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Cornelius Hanko is an emeritus minister in the Protestant Reformed Churches.

Ques. 125. Which is the fourth petition?

Ans. “Give us this day our daily bread”; that is, be pleased to provide us with all things necessary for the body, that we may thereby acknowledge thee to be the only fountain of all good, and that neither our care nor industry, nor even thy gifts, can profit us without thy blessing; and therefore that we may withdraw our trust from all creatures, and place it alone in thee.


Our Father!

Heaven is Thy throne and the earth is Thy foot stool. Sovereign Lord art Thou over all the earth, the starry heavens, the angels in Thy heavenly mansion, and even over the devils that rage against Thee.

All things must, all things do, and all things will serve Thy purpose, and that without fail, even unto the day of the Lords return.

Thy Name is and will be eternally hallowed, Thy kingdom is coming and will come, Thy will is being done and shall be unto all eternity, for Thine is the kingdom, and the power, and the glory forever and ever!

It is in that confidence that we pray to Thee: Heavenly Father, give us this day our daily bread.

We acknowledge Thee as our Creator, our Sustainer, our Provider, and our Lord.

Thou hast in the very short period of a mere six days created the heavens and the earth and all that they contain. Since that, for almost six thousand years, Thou hast carried out Thy counsel in the history of this present world, and hast by way of His suffering and death on Calvary exalted Thy dear Son Jesus Christ as Lord over all in the heavens, whose coming we expect as the time of His arrival draws ever closer. In the meantime, Thou causest the sun to rise in the morning, and dost carry it through the heavens to let it sink in triumphant splendor on the western horizon. Thou dost paint its rainbow colors in brilliant display through the heavens. Thou gatherest the clouds together and dost pour out their rain, every drop in Thy appointed place. The cattle on a thousand hills are Thine, even as Thou feedest them and carest for them day by day. The, lion goes out at night to seek its prey as Thou dost direct it. The lofty, towering mountains are held in their places by Thy Almighty hand. The lowly flower of the field tells Thy praises. For that thy Name is near Thy wondrous works declare!

Even the wicked, who refuse to recognize Thee, are still dependent upon Thee, employing Thy gifts to their own condemnation. But Thou in sovereign mercy art our Father, who carest for us in eternal compassion. Thou appointest our food and drink and all our sustenance in infinite wisdom, almighty power, and loving kindness. Thou withholdest no good thing from those who fear Thee. Thou dost hold us by Thy hand to guide us with Thy counsel, afterward to receive us into Thy glory.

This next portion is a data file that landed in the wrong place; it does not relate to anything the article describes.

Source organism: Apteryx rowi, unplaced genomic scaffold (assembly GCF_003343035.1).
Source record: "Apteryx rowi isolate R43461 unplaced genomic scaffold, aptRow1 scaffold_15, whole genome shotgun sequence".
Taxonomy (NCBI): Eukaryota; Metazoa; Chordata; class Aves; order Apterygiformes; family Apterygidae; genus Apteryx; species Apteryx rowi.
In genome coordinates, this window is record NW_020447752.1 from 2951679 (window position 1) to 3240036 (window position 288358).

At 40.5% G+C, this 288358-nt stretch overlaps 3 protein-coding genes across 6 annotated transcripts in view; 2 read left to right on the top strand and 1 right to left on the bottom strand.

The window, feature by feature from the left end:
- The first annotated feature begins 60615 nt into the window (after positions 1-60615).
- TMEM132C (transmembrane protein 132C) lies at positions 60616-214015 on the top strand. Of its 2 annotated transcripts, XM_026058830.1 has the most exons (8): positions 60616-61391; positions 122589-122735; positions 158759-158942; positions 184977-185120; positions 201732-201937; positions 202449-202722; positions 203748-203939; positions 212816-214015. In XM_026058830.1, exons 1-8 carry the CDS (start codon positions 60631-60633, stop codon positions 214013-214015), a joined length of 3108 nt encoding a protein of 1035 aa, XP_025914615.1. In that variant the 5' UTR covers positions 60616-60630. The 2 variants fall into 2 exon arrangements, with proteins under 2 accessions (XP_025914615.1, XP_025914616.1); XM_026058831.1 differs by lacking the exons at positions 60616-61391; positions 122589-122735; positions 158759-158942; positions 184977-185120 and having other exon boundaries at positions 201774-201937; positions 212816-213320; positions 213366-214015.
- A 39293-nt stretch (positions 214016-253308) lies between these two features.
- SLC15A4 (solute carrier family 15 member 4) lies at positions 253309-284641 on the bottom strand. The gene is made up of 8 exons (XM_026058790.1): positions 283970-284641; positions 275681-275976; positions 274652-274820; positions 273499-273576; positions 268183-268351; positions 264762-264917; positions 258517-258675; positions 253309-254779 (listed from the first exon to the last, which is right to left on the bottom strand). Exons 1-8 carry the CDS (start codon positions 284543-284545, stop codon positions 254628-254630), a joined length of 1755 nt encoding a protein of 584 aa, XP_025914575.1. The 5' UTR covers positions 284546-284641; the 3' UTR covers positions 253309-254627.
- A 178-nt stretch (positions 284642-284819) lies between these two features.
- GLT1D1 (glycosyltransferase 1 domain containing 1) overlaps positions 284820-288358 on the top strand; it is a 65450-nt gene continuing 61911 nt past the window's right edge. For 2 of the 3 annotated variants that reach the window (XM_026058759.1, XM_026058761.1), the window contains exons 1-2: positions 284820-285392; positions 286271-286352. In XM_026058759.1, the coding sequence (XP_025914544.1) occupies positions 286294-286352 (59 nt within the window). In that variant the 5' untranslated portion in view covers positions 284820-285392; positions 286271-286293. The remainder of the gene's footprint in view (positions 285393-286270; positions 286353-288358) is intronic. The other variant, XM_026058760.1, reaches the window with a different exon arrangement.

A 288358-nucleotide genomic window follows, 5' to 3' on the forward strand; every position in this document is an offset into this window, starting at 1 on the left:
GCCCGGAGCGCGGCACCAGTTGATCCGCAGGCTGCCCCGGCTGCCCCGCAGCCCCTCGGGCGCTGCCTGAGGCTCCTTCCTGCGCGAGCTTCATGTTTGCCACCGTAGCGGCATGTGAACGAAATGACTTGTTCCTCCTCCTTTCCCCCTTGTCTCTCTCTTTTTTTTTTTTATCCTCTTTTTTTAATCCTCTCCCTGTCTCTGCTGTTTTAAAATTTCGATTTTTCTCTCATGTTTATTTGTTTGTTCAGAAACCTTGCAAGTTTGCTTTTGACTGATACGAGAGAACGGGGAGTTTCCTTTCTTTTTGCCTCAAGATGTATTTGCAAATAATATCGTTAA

Father, in complete dependence upon Thee we ask for bread.

In a sense, we ask for so little. Though our tables are laden with food, even with choice delicacies, such as salads and desserts, pies and cakes, we still ask only for bread. With outstretched hands we ask of Thee at every meal anew, “Lord, give us bread”.

Yet when we do so we ask for so very much. Bread represents the many necessities of life. We need food to sustain our bodies, but we also need so very much more. We need water to quench our thirst, pure air to breathe. We also need shelter, clothing to protect us from the heat and cold, from the rains of summer and the stormy blasts of winter. This earthly house of our tabernacle is very frail and needs constant care, medicines, and other means to relieve our pain and sufferings. We need doctors, hospitals, yea, and so very much more.

We need work for our hands and means to carry out the calling whereby Thou dost call us in this present time, such as transportation, tools, and many other things. We need so very much; the list continues to grow as we set our minds upon it.

Besides all that, we do not live as individuals on an island. We have our families, so that our homes are not merely places of refuge, but dwelling places of intimate fellowship and love. Each of us has a place in his family and must daily consider the needs of his dear ones. We are members of Thy church, having a place and calling among our fellow saints. We need the preaching of the Word, the sacraments, the communion of saints, the instruction of the covenant youth of the church in the fear of Thy name, particularly in the church and in our Christian schools. We have a responsibility to our fellow believers, especially in time of need; yea, we even have a responsibility to Lazarus, whom Thou hast brought with his rags and ugly sores at our doorstep. We ask for bread, so very little, and yet so very much!

As Thou dost impress upon us our deep dependence upon Thee, wilt Thou also teach us to rely on Thee, to wait for Thee, so that we learn, not only to pray for bread, but to add to that, “our daily bread”.